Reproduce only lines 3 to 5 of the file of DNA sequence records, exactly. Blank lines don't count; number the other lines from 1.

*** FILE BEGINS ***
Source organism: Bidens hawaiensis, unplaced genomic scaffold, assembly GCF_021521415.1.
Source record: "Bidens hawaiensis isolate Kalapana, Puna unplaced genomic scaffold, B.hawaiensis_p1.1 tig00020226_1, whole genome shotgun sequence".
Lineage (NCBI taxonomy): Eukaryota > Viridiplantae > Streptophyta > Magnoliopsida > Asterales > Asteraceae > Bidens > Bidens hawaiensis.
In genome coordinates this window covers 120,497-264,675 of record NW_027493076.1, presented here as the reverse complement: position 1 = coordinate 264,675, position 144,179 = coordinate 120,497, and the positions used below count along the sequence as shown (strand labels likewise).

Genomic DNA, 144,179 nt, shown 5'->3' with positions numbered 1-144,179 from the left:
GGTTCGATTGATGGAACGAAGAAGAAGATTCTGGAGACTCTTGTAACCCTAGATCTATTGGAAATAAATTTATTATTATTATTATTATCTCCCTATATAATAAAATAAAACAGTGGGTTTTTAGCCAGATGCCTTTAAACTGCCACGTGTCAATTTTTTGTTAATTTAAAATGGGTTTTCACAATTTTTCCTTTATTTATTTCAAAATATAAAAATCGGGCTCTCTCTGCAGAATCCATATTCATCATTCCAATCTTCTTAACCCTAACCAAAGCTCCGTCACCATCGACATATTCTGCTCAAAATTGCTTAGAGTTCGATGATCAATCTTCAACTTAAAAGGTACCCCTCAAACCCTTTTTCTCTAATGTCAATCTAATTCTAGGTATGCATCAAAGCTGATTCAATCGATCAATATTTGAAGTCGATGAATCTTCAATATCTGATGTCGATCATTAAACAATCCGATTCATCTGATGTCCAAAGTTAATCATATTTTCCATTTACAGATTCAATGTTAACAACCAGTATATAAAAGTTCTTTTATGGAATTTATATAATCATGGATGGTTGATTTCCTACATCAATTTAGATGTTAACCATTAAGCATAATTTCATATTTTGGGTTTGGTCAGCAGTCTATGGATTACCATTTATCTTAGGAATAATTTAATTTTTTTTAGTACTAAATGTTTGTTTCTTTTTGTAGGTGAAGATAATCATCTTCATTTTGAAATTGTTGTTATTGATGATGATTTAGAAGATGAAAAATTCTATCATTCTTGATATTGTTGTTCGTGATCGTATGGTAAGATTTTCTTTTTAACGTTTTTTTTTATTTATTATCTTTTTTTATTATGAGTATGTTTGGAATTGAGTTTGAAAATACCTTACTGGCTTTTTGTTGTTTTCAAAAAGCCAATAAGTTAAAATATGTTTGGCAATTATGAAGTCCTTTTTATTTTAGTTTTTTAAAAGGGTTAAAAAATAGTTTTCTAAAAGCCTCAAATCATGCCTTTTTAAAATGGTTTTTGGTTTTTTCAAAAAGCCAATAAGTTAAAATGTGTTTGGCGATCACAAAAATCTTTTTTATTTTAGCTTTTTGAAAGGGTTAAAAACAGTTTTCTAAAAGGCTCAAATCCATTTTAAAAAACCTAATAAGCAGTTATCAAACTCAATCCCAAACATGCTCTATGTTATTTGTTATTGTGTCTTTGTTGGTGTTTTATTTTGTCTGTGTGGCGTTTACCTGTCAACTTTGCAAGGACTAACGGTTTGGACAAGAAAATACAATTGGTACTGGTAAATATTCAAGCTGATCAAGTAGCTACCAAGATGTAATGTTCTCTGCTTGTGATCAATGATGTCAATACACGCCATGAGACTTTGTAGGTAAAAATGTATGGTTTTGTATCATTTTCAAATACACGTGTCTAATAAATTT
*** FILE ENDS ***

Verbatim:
Lineage (NCBI taxonomy): Eukaryota > Viridiplantae > Streptophyta > Magnoliopsida > Asterales > Asteraceae > Bidens > Bidens hawaiensis.
In genome coordinates this window covers 120,497-264,675 of record NW_027493076.1, presented here as the reverse complement: position 1 = coordinate 264,675, position 144,179 = coordinate 120,497, and the positions used below count along the sequence as shown (strand labels likewise).

Genomic DNA, 144,179 nt, shown 5'->3' with positions numbered 1-144,179 from the left: